Learning Objectives

Rutgers–Newark works to prepare students for success in a global society that is ever more diverse and technologically connected. Because this society both demands and rewards creativity and clarity of thought and expression, all courses approved as fulfilling the requirements of the Core Curriculum meet the following learning objectives.  With the completion of the full Core Curriculum requirements, students will be well-versed in the dominant modes of communicating, thinking, and producing knowledge and will be able to deploy these skills in addressing the major challenges of 21st century global culture.

  • Effective Written and Oral Communication: Graduates should be able develop arguments in clear and coherent written texts, based on research, and they should also be able to express themselves clearly and intelligently in public speaking.
  • Effective Reading: Graduates should be able to read a variety of texts and cultural artifacts for meaning and informed analysis.
  • An Understanding of Quantitative Thinking: Graduates should be competent in the use of basic components of mathematical reasoning.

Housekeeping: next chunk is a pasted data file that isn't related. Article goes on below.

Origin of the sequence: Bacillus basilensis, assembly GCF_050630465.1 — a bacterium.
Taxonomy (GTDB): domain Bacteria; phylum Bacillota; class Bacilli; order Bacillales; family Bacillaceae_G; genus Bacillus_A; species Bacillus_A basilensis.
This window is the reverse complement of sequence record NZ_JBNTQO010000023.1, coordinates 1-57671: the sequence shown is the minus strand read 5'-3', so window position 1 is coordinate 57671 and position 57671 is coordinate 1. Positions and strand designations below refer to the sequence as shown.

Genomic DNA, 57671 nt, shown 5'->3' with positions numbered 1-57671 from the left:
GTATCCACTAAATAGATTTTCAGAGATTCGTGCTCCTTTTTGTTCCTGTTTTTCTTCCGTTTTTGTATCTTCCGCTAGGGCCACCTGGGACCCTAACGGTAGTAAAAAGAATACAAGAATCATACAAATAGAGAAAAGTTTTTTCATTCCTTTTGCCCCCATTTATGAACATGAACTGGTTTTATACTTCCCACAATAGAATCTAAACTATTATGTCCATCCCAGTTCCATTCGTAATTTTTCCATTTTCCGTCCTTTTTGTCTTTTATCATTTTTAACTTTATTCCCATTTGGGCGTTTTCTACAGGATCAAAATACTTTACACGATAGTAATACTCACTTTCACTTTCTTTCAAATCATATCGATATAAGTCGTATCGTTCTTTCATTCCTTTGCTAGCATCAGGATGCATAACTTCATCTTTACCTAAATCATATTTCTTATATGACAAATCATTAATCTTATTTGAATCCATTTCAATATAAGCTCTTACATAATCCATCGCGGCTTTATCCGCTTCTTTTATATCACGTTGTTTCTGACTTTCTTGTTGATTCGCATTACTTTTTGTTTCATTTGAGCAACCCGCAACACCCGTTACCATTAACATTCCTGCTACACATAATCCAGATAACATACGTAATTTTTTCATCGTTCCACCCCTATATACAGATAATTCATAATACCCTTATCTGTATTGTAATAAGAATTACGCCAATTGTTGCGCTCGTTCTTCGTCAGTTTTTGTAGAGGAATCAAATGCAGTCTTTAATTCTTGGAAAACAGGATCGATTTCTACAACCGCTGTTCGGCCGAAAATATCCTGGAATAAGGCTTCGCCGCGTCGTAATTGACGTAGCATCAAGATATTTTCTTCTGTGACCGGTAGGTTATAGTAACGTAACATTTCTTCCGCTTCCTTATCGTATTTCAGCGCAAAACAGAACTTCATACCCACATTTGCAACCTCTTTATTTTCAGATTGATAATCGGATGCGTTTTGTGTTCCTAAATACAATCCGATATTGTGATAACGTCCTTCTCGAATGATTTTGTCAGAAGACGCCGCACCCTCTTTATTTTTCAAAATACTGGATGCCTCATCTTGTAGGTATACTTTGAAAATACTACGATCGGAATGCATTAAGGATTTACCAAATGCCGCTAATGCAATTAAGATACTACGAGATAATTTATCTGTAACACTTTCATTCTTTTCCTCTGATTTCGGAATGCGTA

• Multiple Modes of Inquiry: Students should be conversant with the different approaches to understanding the world that make up the broad disciplinary and interdisciplinary perspectives that are defined and embodied in the general education requirements.
  • Critical and Creative Thinking: Students should be educated to think both critically, with the analytical skill of evaluating arguments and information, and creatively, with the ability to create ideas, processes, experiences, objects or texts.
  • An Ability to Produce Knowledge: Through reading, study and research, graduates should be able to evaluate, understand and contribute to knowledge.
  • An Understanding of Intercultural Relations: Graduates should possess some proficiency in a language other than English and have an understanding of past and present interrelationships among diverse social, cultural, and ethnic groups.
  • Diversity: Our campus is defined by its diversity, and as pedagogy, content, and mode of analysis, diversity should be structured into all of our offerings where possible.
  • An Ability to Address Major Questions of Our Time: Students should graduate with the ability to employ research, moral reasoning and informed analysis to address defining social, political, cultural and scientific questions of their time in contemporary and historical perspectives.

These learning objectives structure the entire undergraduate curriculum.